Welcome back to another episode of The don't wait for your wake up call podcast. And as you know, this month has been talking about personal growth. That is the theme and I have another fabulous guest for you here. Chad Netland. And he is the author of The be better book. And we're gonna dive into his journey and how he came to writing that book. So welcome, Chad. I'm so excited to have this conversation with you.Chad Nedland:
Thank you so much. It's it's actually the book on being better. The book on being better the book on being better. Somebody asked me one time they said, so what are you going to name the book? Or would you write the book about I says, Well, it's the book on being better. And you're like, Yeah, would you name it? I'm like, No, it's the book on being better. And they're like, Well, how are people going to find that? I was like, Well, anytime they're looking up a book on being better, it should show up on the search engine. Like that'll never work. I'm like, look it up.Unknown:
And there you go. ThatChad Nedland:
was right there.Melissa Deally:
That's that's the great acronym Bob. So people can remember it book on being better. So I apologize. I got the name wrong.Chad Nedland:
No, that's it's just that much more fun.Melissa Deally:
They'll tell us, how did it come? How did you come to be? You're a fun guy. You tell stories. We got your little name, their assimilation story framework, you teach you coach through stories. So share your story.Chad Nedland:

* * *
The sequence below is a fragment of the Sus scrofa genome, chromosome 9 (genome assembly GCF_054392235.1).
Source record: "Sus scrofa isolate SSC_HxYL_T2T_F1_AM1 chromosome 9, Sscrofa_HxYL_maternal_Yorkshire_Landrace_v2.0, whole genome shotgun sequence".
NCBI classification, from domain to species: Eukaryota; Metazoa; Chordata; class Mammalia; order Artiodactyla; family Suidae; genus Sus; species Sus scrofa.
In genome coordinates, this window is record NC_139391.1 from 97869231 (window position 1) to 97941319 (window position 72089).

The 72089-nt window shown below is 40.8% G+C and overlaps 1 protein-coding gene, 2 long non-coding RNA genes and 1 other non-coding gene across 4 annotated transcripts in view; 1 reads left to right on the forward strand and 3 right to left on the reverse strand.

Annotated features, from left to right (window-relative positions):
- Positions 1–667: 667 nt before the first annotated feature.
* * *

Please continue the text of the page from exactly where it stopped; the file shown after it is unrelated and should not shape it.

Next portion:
Absolutely. My story is is varied. It's got highs and darks and lows and ups and downs and everything in between. And ultimately, yeah, that's what makes the average everyday person normal. Is we all go through these struggles. The question is how to how do we assign meaning to those things in our lives. And I started with what a lot of people don't have two parents who absolutely loved me. They just cherished all three of us with just three boys. That was the youngest of three. And we had varied interests, I if you would find me in one or two places, I would be in a hole climbing in something. Or if I was really lost, you would find me at the very top of the tree with the skinniest branch waving in the wind. And I literally would climb until I heard the branches start to strip to break. But I love being outdoors. I love to explore and to see new things and to gain different perspectives. I found out that I have like 90 Different yards when I was a kid, because the yard was completely different depending on what I was sitting on. It was a whole different world. And with an imagination like mine, I could see castles and cowboys and Indians and you know, in all of the things a kid could see, but I got to see it based on where I was and how I perceived the world based on my circumstance. And then I had another brother and he liked to borrow things that weren't his in the neighborhood. And then he would carved his initials in windowsills. So we were immediately loved in our neighborhood as a child. And then my oldest brother he liked he liked to fire. Me he liked to burn things like people's barns and sheds. And so we had parents that loved me, in communities that hated us. Because of my brothers. I used to go to things and my teachers referred to me as brother of a thief during roll roll call. Oh, he wouldn't even address me by name. Small communities, you know, they can be very loving and they can also be very brutal. Mm hmm. And I learned that it was better to not connect with people, because then I wouldn't be hurt when we moved and we moved a lot. No, my dad was not in the military. But he would he would move to another state for a three cent raise. Right It was something to it was it was more And he always wanted to be able to give us more and he wanted to love us more and show us more. And in so doing ministry, for my parents seemed like it took precedent over us to serve their children. Now, as I look older now, and I've looked at why they did the things they did, and I fully support their decisions now, but as a child, I felt neglected. I felt unloved, uncared for, I was second to everything else. And it got me to really start looking at things deeply. When I hit junior high, I started, you know, like every young man does in junior high, I started studying psychology and economics. Because everybody does that. Right? And, well, you know, with my parents, it's not like I had a love life on the side it was school and home, you want to play play with your dog in the backyard? You don't go run with the pack, right? And it got me really interested in how the mind works, the psychology behind it, why do we do the things we do more important to me as Why are my parents doing what they're doing? It's like, I love them dearly. Why do I feel so unloved? And it wasn't a fault of my parents. It was a learned behavior that my parents had. They loved me in the way that they knew how in the best way that they could based on what they knew.Melissa Deally: